Lawyers representing the parents of Alfie Evans have told Faithwire that they have filed one final appeal to the UK’s highest legal body – the Supreme Court – in a desperate effort to get the youngster released from Alder Hey Children’s hospital. This comes after Monday’s Appeals Court ruling that rejected the parents’ request to transfer Alfie to another treatment facility in Italy.
The Supreme Court is aware of the urgency and issued a statement of their own:
The parents of Alfie Evans filed their application to appeal to the Supreme Court of the United Kingdom earlier this afternoon. They wish to challenge the decision that Alder Hey Children’s NHS Foundation Trust can withdraw artificial ventilation from their child. The application will be referred to the President of the Supreme Court, Lady Hale, and two other members of the Court who will form the decision panel.
The hospital and Alfie’s legal guardian (the person who provides the independent voice of the child in court) will then be asked to provide their views.
The Court is aware of the urgency of this matter.
We will provide updates as further information becomes available.
According to the BBC, Lord Justice Davis said doctors had agreed that there was “no hope” for Alfie at this point. Referring to the ongoing legal proceedings, the Judge added: “We cannot have a kind of legal ‘Groundhog Day’ where you come back again and again and again on the same point.”
There is, however, one more throw of the dice available to the grief-stricken parents — they have 24 hours to ask permission directly from the Supreme Court for Alfie’s removal. Legal papers are set to be filed this afternoon by the Evans’ legal representatives, the Christian Legal Centre (CLC). Faithwire spoke to the CLC’s Roger Kiska to get an update on the current situation.
“Habeas corpus liberty cannot be set aside by a judge’s view that it is in Alfie’s interest to die now,” Mr. Kiska told Faithwire Tuesday. The Habeas Corpus Act 1679 was an Act of the UK Parliament that requires the courts to examine the “lawfulness of a prisoner’s detention and thus prevent unlawful or arbitrary imprisonment.”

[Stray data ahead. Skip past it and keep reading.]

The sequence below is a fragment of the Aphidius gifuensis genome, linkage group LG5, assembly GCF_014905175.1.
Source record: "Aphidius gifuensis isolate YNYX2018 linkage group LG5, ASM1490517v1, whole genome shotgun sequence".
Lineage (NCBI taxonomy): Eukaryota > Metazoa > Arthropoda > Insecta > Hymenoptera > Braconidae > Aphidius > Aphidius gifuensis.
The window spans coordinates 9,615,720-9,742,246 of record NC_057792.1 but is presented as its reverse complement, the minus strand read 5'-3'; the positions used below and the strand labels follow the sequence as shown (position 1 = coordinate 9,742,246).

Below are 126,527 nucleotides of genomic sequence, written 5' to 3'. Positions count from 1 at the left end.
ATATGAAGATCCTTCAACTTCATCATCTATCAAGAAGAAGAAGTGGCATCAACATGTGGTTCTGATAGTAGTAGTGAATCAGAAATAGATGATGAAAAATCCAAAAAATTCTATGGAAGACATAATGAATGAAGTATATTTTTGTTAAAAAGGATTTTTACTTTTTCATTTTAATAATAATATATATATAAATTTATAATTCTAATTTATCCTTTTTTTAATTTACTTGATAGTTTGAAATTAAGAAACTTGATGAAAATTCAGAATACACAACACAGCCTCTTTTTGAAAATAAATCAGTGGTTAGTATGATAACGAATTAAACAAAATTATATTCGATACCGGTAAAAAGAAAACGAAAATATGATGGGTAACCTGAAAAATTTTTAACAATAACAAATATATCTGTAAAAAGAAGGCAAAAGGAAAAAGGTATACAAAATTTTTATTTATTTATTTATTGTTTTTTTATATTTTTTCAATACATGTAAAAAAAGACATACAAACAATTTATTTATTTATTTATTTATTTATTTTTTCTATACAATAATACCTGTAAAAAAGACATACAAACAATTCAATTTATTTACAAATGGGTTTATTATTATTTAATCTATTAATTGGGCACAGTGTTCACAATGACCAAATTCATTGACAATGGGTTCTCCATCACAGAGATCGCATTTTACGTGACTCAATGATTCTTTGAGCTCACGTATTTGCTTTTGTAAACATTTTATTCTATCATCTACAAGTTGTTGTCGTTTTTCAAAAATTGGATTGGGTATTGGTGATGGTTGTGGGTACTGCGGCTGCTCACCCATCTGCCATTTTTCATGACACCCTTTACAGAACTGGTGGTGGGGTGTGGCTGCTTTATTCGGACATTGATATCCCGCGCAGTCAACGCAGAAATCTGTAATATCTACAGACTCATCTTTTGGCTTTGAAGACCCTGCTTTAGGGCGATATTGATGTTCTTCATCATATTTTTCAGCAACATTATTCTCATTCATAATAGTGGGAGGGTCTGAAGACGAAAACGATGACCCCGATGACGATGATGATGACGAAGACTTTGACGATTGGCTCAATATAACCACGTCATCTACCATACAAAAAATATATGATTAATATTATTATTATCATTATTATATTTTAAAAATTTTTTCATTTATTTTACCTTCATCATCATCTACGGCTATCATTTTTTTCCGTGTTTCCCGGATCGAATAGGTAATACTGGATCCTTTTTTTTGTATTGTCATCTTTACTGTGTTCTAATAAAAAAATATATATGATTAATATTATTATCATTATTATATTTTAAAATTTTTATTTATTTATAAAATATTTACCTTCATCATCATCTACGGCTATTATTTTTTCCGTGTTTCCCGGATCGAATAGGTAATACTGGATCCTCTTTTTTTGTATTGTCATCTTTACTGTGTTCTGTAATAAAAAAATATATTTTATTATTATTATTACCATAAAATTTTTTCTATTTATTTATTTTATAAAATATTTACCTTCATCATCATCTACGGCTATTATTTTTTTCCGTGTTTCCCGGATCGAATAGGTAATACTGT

Mr. Kiska explained to Faithwire that Alfie’s parents should not be prevented from moving their son to another treatment facility.
“Transferring our stable son MAY be a risk???” Tom posted to Facebook after yesterday’s ruling. “THEY SAY I NEED TO FACE REALITY!! I’ve been living through it for 15 months. Me and Kate accept our son is going to die, but when we don’t no, so it’s only our responsibility to let him outlive his remainder with as much dignity love and defection as possible.”
“It’s not over!!!!” he added.
“The next step is going back to the courts,” said Tom’s friend, Liam Sorrell. “We have got to keep on fighting for him, Alfie is fighting so we have to. I’ve been in the room with Alfie and he opens his eyes and looks at you.”
“On this dark day, God sent a beautiful priest to do what any Catholic priest is supposed to do: pray and console,” Ferguson Shelly wrote alongside the image. “Father Gabriele in recent months has followed the story of little Alfie, praying for him and trying to sensitise the faithful and the Church against limiting the right to life of sick children.”
“The concern that brought me here was to see that Alfie had not yet received the sacrament of healing for the sick, that’s why I proposed to do it,” the unnamed priest reportedly said. “I read online that when a journalist asked a Liverpool priest to come, he answered, “it is not my job” so I came. All the circumstances were then favorable to bring me here.”
“If the Church wants to be a mother she must come to the weak, the sick and the least.”
The Catholic Church has played an active role in trying to get Alfie released from Alder Hey Children’s Hospital, offering to care for him at a medical center linked to the Vatican.
“I entrust to your prayers persons like Vincent Lambert in France, and little Alfie Evans in England, and [persons] in various countries who live, sometimes for a long time, in a state of serious infirmity, and are medically assisted for their basic needs,” Pope Francis said on Sunday, as reported by LifeSite News.
“They are delicate, very painful and complex situations. Let us pray that every sick person is always respected in his dignity and cared for in a way that is suitable to his condition, with the unanimous support of family members, doctors and other medical professionals, with great respect for life.”